the office to understand. We can do what the law says we're allowed
to do, but no more."
The office collects a lot of fines and fees. The financial
side of the job is enormous.
Bender supplied a list that showed her office makes collections
between $50,000 and $98,000 that go just to the general
fund. In sum, that office collects close to $1 million a year
that goes to the county's general fund, which the county relies on.
"We have an enormous financial responsibility," she said.
She emphasized that these figures did not include amounts
collected by the office for municipalities, the state treasurer,
child support and other miscellaneous fees. These fees are assessed,
collected, documented and dispersed at the end of each month. "So,
we have a very precise system," she said.
"We get audited every year," Bender said, and she was pleased to
say that she had never had an "audit finding," which she said is a
common experience for her counterparts in other counties, because of
the complexities of the job.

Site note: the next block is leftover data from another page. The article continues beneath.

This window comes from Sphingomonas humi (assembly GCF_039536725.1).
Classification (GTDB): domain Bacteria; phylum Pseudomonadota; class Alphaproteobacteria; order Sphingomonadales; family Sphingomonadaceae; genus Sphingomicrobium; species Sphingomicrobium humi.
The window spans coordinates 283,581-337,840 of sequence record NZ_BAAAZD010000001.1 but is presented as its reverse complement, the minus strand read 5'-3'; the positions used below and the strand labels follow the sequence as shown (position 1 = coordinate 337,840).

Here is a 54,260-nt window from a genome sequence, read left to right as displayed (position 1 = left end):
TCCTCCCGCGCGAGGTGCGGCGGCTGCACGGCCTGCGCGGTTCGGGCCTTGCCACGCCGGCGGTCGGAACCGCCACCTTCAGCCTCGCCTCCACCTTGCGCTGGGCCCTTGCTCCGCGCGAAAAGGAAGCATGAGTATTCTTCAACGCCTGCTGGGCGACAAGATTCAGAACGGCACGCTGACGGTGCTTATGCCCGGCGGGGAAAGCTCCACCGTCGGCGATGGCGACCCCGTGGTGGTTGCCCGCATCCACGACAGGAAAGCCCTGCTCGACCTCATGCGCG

She then spoke for a bit on the administrative side of the job:
staff hiring, training and delegating responsibilities to maintain a
balance with employees.
There needs to be a deputy in every session of court. Court often
runs late into the day, past 5 p.m. She and her staff in the
courtrooms stay until court is out.
The overall impact of the circuit clerk's office affects other
branches of government, including the treasurer's office, Bender
explained. "Our responsibility is to the court system, but also to
the board and ultimately to the people of Logan County," she said.
"In a nutshell, to me, this job is more an administrator who can
listen and try to factor that into decisions that are made for the
best interests of the public," Bender said.
Comments following Bender's presentation
Finance chairman Chuck Ruben recognized how the job that the
clerk does significantly impacts county finances. He complimented
Bender on the great job she's done on keeping up with state
regulations. He specifically recalled one recent change Bender
picked up on that allows the county to go back and turn certain
uncollected fees over to collection agencies. That has helped Logan
County, he said.
Bender agreed that it is important to keep up with legislative
changes, and that it had been a particular interest of hers, so that
she had kept organized documentation that has aided in the office's